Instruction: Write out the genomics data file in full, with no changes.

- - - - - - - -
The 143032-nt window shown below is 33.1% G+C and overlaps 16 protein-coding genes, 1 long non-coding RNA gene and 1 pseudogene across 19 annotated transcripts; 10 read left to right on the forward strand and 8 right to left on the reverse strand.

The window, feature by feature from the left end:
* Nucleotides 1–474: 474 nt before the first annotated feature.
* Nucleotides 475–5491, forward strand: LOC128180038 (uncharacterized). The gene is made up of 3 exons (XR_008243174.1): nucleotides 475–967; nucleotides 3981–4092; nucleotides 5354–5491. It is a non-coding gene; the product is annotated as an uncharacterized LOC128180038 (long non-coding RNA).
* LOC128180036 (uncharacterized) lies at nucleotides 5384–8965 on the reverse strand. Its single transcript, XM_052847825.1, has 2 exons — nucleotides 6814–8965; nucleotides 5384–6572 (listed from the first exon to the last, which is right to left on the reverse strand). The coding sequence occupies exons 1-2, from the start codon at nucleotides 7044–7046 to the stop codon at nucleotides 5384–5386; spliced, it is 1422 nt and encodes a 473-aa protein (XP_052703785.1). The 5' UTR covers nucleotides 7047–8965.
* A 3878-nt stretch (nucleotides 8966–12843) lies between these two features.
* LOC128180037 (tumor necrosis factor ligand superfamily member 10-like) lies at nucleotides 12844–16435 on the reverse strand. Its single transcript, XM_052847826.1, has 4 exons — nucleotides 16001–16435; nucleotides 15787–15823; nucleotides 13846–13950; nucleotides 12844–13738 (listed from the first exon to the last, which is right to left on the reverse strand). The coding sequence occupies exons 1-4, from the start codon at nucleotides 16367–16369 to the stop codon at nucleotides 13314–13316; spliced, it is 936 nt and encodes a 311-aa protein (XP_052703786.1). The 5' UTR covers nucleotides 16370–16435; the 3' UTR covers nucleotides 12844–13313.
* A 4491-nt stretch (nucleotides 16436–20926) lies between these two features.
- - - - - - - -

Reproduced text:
The 143032-nt window shown below is 33.1% G+C and overlaps 16 protein-coding genes, 1 long non-coding RNA gene and 1 pseudogene across 19 annotated transcripts; 10 read left to right on the forward strand and 8 right to left on the reverse strand.

The window, feature by feature from the left end:
* Nucleotides 1–474: 474 nt before the first annotated feature.
* Nucleotides 475–5491, forward strand: LOC128180038 (uncharacterized). The gene is made up of 3 exons (XR_008243174.1): nucleotides 475–967; nucleotides 3981–4092; nucleotides 5354–5491. It is a non-coding gene; the product is annotated as an uncharacterized LOC128180038 (long non-coding RNA).
* LOC128180036 (uncharacterized) lies at nucleotides 5384–8965 on the reverse strand. Its single transcript, XM_052847825.1, has 2 exons — nucleotides 6814–8965; nucleotides 5384–6572 (listed from the first exon to the last, which is right to left on the reverse strand). The coding sequence occupies exons 1-2, from the start codon at nucleotides 7044–7046 to the stop codon at nucleotides 5384–5386; spliced, it is 1422 nt and encodes a 473-aa protein (XP_052703785.1). The 5' UTR covers nucleotides 7047–8965.
* A 3878-nt stretch (nucleotides 8966–12843) lies between these two features.
* LOC128180037 (tumor necrosis factor ligand superfamily member 10-like) lies at nucleotides 12844–16435 on the reverse strand. Its single transcript, XM_052847826.1, has 4 exons — nucleotides 16001–16435; nucleotides 15787–15823; nucleotides 13846–13950; nucleotides 12844–13738 (listed from the first exon to the last, which is right to left on the reverse strand). The coding sequence occupies exons 1-4, from the start codon at nucleotides 16367–16369 to the stop codon at nucleotides 13314–13316; spliced, it is 936 nt and encodes a 311-aa protein (XP_052703786.1). The 5' UTR covers nucleotides 16370–16435; the 3' UTR covers nucleotides 12844–13313.
* A 4491-nt stretch (nucleotides 16436–20926) lies between these two features.